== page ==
McAllister can go to Heaven

sam_hanna_jrThere’s a debate going on in the 5th District congressional race.

It’s not the kind of debate you might witness on television where candidates stand behind podiums and field questions from a moderator. Truthfully, that’s not a debate either. That’s simply a forum, but since your average voter doesn’t know any better, a forum can pass for a debate in modern American politics.

Be that as it may, the debate that’s under way in the 5th District is being hashed out among friends, neighbors, spouses, siblings, cousins and anyone else who questions whether Congressman Vance McAllister should be forgiven and rewarded or simply forgiven and never thought about again. As all of us know by now, McAllister is at the heart of the debate because he got caught in an extramarital dalliance with the wife of one of his life-long friends. Perhaps it wouldn’t be such a big deal if McAllister hadn’t campaigned for office last fall as a devout Christian and devoted father and husband. But he did.

It was in April of this year, or less than six months after he took office, that McAllister’s fling with Melissa Peacock came to light thanks to this newspaper and its sister publications.
Feeling the heat, McAllister announced he wouldn’t seek re-election in November. He changed his tune in less than three months and declared that he would seek a full term in the House in this fall’s election cycle. Remember, McAllister was elected late last year to succeed former Congressman Rodney Alexander, who resigned from office in the midst of his sixth term to take a job with the state.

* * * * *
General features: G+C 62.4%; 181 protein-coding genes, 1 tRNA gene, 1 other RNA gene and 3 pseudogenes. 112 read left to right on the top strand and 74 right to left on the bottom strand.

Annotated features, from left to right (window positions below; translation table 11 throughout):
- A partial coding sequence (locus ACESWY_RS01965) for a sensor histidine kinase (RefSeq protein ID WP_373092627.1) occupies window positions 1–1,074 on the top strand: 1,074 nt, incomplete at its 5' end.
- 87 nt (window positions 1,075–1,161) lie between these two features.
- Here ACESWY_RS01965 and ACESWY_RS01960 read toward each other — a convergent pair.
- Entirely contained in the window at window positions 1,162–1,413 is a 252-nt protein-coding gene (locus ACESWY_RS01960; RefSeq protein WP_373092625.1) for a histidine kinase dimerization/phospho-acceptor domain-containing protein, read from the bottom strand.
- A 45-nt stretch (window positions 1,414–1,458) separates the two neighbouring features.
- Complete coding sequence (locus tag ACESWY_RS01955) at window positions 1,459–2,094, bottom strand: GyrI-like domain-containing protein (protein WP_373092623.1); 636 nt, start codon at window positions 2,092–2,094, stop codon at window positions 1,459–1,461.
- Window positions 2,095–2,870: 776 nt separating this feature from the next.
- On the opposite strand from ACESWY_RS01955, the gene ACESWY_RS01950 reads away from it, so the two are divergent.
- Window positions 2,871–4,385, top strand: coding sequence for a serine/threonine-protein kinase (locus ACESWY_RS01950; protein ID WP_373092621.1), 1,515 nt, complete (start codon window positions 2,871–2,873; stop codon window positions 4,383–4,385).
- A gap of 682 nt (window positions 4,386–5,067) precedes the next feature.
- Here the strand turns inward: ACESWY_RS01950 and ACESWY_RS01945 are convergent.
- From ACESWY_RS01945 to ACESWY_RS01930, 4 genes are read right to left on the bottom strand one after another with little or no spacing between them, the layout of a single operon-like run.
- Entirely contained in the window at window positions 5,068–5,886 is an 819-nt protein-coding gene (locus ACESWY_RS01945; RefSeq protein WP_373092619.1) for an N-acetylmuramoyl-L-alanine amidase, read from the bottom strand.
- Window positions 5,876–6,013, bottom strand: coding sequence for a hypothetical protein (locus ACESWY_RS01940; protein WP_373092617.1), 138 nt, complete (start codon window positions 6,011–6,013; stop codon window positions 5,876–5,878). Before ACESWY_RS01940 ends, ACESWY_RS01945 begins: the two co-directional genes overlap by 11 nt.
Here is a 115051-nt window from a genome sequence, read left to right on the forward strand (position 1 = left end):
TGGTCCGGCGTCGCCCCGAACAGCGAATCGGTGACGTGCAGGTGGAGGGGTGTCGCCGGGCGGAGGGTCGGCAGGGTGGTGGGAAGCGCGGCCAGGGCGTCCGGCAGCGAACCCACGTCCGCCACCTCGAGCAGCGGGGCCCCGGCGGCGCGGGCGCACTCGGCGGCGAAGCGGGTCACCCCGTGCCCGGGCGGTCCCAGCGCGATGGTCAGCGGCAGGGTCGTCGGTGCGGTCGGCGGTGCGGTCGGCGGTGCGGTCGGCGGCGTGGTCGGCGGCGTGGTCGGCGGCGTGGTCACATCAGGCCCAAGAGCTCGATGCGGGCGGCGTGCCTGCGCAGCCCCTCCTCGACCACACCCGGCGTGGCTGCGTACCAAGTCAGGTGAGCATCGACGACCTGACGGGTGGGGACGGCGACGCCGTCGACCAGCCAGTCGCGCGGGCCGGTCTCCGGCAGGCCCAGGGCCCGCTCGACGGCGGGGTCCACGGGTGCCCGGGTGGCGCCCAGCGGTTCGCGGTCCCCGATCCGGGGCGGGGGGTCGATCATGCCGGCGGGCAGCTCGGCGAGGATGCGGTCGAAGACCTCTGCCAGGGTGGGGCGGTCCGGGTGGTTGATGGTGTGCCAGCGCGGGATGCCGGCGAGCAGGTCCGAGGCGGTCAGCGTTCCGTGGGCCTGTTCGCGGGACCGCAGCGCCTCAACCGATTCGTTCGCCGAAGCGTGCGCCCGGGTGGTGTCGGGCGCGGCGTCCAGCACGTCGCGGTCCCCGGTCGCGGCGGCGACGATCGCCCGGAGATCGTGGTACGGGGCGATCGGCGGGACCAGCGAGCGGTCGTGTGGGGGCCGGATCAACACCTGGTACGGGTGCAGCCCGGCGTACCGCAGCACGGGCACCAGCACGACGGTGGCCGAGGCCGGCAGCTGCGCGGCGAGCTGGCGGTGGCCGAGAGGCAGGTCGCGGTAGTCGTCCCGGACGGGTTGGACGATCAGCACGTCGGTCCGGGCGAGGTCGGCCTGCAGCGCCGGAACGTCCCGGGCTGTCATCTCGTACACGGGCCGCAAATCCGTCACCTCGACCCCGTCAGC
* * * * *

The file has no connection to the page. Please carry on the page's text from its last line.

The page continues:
The issue of forgiveness and redemption and however else you care to describe it surfaced for the world to see and contemplate this week when McAllister aired his first television commercial for his re-election campaign. Sitting beside McAllister in the commercial was his wife, Kelly. Neither one of them spoke directly about McAllister’s behavior. Neither one of them talked about forgiveness. Instead, the focus of the commercial was about McAllister’s character. Kelly McAllister also talked about feeling “blessed” for being married to a “husband who owns up to his mistakes, never gives up, always fighting for the good people of Louisiana.”

Though Vance and Kelly McAllister didn’t actually say it, the message was clear. That is, all has been forgiven in the McAllister household and the voters of the 5th District should do the same. And they should do it by re-electing McAllister to the House.

Since forgiveness and redemption, and character too, are the hot topics that are being bantered about throughout the 5th District as well as conveyed in the TV commercial that McAllister aired beginning this week, we should pause and reflect upon some remarks that Melissa Peacock’s husband, Heath, made to CNN shortly after McAllister’s and Peacock’s extramarital relationship was exposed.

“He (McAllister) has wrecked my life,” said Heath Peacock.

And since Heath Peacock and McAllister apparently have known one another well for years, we have to assume Heath Peacock was speaking openly and honestly when he told CNN, “I know his beliefs. When he ran one of his commercials, he said, ‘I need your prayers,’ and I asked him, ‘When did you get religious?’ He said, ‘When I needed votes.’”

“He broke out the religious card and he’s about the most non-religious person I know,” Peacock said of McAllister.

As Christians, we are taught to forgive. And I suspect most Christians in the 5th District and beyond forgive McAllister for seemingly stomping on the Seventh Commandment. I know I do.
But that doesn’t mean we should reward him.

Sam Hanna Jr. is publisher of The Ouachita Citizen, and he serves in an editorial/management capacity with The Concordia Sentinel and The Franklin Sun, three newspapers owned and operated by the Hanna family. Hanna can be reached by calling (318) 805-8158 or by emailing him at



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